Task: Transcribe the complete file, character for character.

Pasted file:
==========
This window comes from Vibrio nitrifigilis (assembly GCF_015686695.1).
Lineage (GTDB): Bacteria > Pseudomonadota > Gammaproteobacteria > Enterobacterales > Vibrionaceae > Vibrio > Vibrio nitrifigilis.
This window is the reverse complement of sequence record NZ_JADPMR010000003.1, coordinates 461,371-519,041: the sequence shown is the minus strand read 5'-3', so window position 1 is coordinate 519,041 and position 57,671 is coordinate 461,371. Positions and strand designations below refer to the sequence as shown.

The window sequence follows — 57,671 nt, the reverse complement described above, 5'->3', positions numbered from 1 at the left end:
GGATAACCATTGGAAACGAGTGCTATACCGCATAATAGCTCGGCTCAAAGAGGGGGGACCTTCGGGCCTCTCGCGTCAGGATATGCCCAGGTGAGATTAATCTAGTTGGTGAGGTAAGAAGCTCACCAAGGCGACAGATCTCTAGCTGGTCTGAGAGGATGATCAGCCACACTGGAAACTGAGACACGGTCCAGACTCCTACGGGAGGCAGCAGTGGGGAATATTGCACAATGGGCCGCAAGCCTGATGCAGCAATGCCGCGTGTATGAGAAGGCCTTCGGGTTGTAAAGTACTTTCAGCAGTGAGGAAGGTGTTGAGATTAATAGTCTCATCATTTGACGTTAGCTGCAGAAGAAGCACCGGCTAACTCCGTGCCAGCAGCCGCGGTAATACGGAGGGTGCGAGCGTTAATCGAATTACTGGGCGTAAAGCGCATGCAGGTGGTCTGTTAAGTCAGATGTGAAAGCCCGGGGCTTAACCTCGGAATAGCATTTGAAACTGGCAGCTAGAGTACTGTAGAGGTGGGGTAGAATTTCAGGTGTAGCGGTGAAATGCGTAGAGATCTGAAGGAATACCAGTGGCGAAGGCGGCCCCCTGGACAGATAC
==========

This window comes from Vibrio nitrifigilis (assembly GCF_015686695.1).
Lineage (GTDB): Bacteria > Pseudomonadota > Gammaproteobacteria > Enterobacterales > Vibrionaceae > Vibrio > Vibrio nitrifigilis.
This window is the reverse complement of sequence record NZ_JADPMR010000003.1, coordinates 461,371-519,041: the sequence shown is the minus strand read 5'-3', so window position 1 is coordinate 519,041 and position 57,671 is coordinate 461,371. Positions and strand designations below refer to the sequence as shown.

The window sequence follows — 57,671 nt, the reverse complement described above, 5'->3', positions numbered from 1 at the left end:
GGATAACCATTGGAAACGAGTGCTATACCGCATAATAGCTCGGCTCAAAGAGGGGGGACCTTCGGGCCTCTCGCGTCAGGATATGCCCAGGTGAGATTAATCTAGTTGGTGAGGTAAGAAGCTCACCAAGGCGACAGATCTCTAGCTGGTCTGAGAGGATGATCAGCCACACTGGAAACTGAGACACGGTCCAGACTCCTACGGGAGGCAGCAGTGGGGAATATTGCACAATGGGCCGCAAGCCTGATGCAGCAATGCCGCGTGTATGAGAAGGCCTTCGGGTTGTAAAGTACTTTCAGCAGTGAGGAAGGTGTTGAGATTAATAGTCTCATCATTTGACGTTAGCTGCAGAAGAAGCACCGGCTAACTCCGTGCCAGCAGCCGCGGTAATACGGAGGGTGCGAGCGTTAATCGAATTACTGGGCGTAAAGCGCATGCAGGTGGTCTGTTAAGTCAGATGTGAAAGCCCGGGGCTTAACCTCGGAATAGCATTTGAAACTGGCAGCTAGAGTACTGTAGAGGTGGGGTAGAATTTCAGGTGTAGCGGTGAAATGCGTAGAGATCTGAAGGAATACCAGTGGCGAAGGCGGCCCCCTGGACAGATAC